Think of a BIM model as Middle Earth. Think of the paper set as The Lord of the Rings.
Building Information Modeling architects like myself dream of a paperless world. It is not the paperless dream of the 1990s. We are not interested in swapping one medium for another for reasons of storage or convenience. Not much is gained by going paperless using two-dimensional CAD programs. A Building Information Model, on the other hand, is a virtual representation of a building. The BIM walls have area, volume, materials and other attributes that can be queried. The line representation of that BIM wall in a paper print is just a pair of lines. If I give a BIM model to a contractor, they can see its richness and use it to create the actual building. If I give the contractor a set of drawings printed from that BIM model, all that richness is gone. BIM and paper drawings are at odds because printing a set of drawings from a BIM model destroys information. What is the role of paper sets in a BIM world?
Paper representations of buildings are going to be here for a long time. Why? Paper sets of drawings are almost indestructible. A paper set will last a lot longer on a job site than a BIM model on a laptop. A paper set of drawings is easy to understand. Flipping from one page to the next is easy, or at least easier than switching from one on-screen view to another. Buildings are easy to construct from well-formed paper sets of drawings. They have been for a long time. Paper is still the pre-eminent way to communicate a design.
Can BIM and paper drawings work to each other's mutual benefit?
The task of the designer is two-fold: to create the design, and then to communicate the design. BIM platforms excel in improving the way designers create. Think of the BIM model as an idea for a book. An author may have worked out the plot and the characters. She still needs to write the book. A well-developed set of paper drawings is a useful snapshot of the BIM model. In fact, it is the critical, culminating snapshot of the BIM model. A BIM model can be complete without being understandable or even accessible. The paper set is the communicating medium through which the designer conveys facts about the virtual model. Think of a BIM model as Middle Earth. Think of the paper set as The Lord of the Rings.
The problem remains that the typical paper set is series of shorthand diagrams, not a narration of the model. Paper drawings need to change. They need to reflect the fact that projects are being designed as virtual representations of actual buildings. They somehow need to preserve the rich information set contained in the electronic BIM model. They need to become the communicating medium that provides the narrative for understanding the model.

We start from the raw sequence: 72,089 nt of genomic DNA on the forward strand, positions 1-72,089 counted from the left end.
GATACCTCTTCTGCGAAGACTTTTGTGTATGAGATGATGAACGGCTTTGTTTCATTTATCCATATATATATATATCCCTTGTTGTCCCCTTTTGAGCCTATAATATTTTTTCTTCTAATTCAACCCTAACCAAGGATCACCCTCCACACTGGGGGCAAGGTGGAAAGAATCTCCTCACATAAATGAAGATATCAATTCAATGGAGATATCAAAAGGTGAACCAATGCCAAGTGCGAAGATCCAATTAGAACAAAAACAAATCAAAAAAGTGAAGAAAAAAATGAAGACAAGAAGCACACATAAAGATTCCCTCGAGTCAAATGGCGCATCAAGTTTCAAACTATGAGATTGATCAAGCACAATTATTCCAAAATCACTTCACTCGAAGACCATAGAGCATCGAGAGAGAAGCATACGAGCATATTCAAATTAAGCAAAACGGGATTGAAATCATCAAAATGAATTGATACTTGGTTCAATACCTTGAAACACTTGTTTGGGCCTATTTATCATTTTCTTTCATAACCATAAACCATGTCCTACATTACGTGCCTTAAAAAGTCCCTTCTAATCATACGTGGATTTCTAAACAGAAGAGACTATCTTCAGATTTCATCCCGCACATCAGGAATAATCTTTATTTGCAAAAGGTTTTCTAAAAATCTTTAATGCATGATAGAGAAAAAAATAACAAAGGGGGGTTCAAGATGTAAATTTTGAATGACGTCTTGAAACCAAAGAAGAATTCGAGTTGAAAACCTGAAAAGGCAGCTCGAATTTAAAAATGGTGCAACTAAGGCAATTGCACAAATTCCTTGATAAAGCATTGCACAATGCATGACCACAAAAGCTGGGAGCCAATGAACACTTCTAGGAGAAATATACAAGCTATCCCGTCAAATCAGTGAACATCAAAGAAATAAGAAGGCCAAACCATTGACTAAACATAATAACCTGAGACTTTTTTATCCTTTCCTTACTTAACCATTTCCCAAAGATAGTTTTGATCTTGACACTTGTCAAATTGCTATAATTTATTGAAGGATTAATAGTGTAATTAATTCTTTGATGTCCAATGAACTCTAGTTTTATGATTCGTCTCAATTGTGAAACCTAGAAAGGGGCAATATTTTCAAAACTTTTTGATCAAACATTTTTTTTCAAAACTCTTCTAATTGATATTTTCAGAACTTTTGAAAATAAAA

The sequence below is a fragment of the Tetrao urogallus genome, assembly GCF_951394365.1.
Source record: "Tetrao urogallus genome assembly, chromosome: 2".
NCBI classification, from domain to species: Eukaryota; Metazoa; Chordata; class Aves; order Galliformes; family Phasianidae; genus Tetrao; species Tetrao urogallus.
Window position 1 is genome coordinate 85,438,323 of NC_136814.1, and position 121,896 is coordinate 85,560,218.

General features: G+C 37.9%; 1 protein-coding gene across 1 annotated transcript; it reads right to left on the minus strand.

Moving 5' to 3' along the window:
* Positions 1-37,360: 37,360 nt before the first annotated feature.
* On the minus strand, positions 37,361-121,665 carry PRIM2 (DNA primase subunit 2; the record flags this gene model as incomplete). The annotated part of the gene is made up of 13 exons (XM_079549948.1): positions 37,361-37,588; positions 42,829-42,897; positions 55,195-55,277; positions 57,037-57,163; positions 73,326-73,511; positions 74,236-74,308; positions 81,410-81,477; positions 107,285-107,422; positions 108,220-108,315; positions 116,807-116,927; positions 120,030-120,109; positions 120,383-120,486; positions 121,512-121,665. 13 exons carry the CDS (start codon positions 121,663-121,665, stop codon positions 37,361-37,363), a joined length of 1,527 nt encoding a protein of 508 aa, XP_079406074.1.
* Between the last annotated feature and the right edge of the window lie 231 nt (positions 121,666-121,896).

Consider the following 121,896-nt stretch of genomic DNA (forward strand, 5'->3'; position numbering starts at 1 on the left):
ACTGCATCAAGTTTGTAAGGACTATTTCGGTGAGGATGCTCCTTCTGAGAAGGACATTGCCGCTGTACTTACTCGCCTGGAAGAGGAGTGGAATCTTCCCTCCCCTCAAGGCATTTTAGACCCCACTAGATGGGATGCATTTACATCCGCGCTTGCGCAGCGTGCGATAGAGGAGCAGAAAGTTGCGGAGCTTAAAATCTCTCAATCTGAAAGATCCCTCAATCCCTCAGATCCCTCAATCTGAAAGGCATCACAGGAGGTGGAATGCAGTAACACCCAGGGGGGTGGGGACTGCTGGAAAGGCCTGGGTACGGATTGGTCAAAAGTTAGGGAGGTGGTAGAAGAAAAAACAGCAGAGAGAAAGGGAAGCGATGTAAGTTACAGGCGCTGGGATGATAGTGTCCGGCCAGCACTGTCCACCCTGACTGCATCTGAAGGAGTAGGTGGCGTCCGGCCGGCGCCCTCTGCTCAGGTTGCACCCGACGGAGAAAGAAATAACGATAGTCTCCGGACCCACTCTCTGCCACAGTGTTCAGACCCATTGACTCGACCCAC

We create our paper sets to be reflections of the BIM model. For instance, BIM models use wall families. Each family has its unique set of materials and thicknesses. Each wall family can be identified with a unique type mark and instance mark. The same is true for ceilings, floors and roofs. Our drawing sets start off with a sheet documenting every wall, floor, ceiling and roof used in the project: legends of these assemblies (we do not use legends to do this. We use actual instances built in a future phase). Our plans and sections then use type tags to identify where these families are used in the model.
Each wall type used in the project is documented with material tags, dimensions and a type tag.
Wall sections are annotated using wall, ceiling, floor and roof type tags.
Architects are used to doing this for windows and doors. A sheet in the set graphically explains each type of door in the project. Plans and sections then identify a specific door’s location. Why not use this same system for casework, specialty equipment, furniture, signage: for every component in the entire project?
BIM models are obviously three-dimensional. Those three dimensions should show up on paper. Stairs can be explained in plan, section and elevation. How much easier it is to understand a stair in axonometric. We also organize our stairs by type: Stair Mark 1 and 2 might be Type A. Stair Mark 3 and 4 might be Type B. By referring to Stair Mark 4 as a Type B stair, we are taking advantage of BIM’s ability to create logical sets of elements.
In short, our paper drawings are documents that help explain how we built the BIM model. Through extensive use of schedules and legends, the drawing set explains the components used in the model and their quantity. It then uses these explanations to show where in the model these families are located. By describing components as members of a Type, we are using the logical ordering of the BIM model in the paper set.
BIM models are rich in data, but the richness is not easily communicated. A paper set of drawings put together with the goal of explaining and communicating the BIM model can serve as a useful medium superior to a traditional paper set.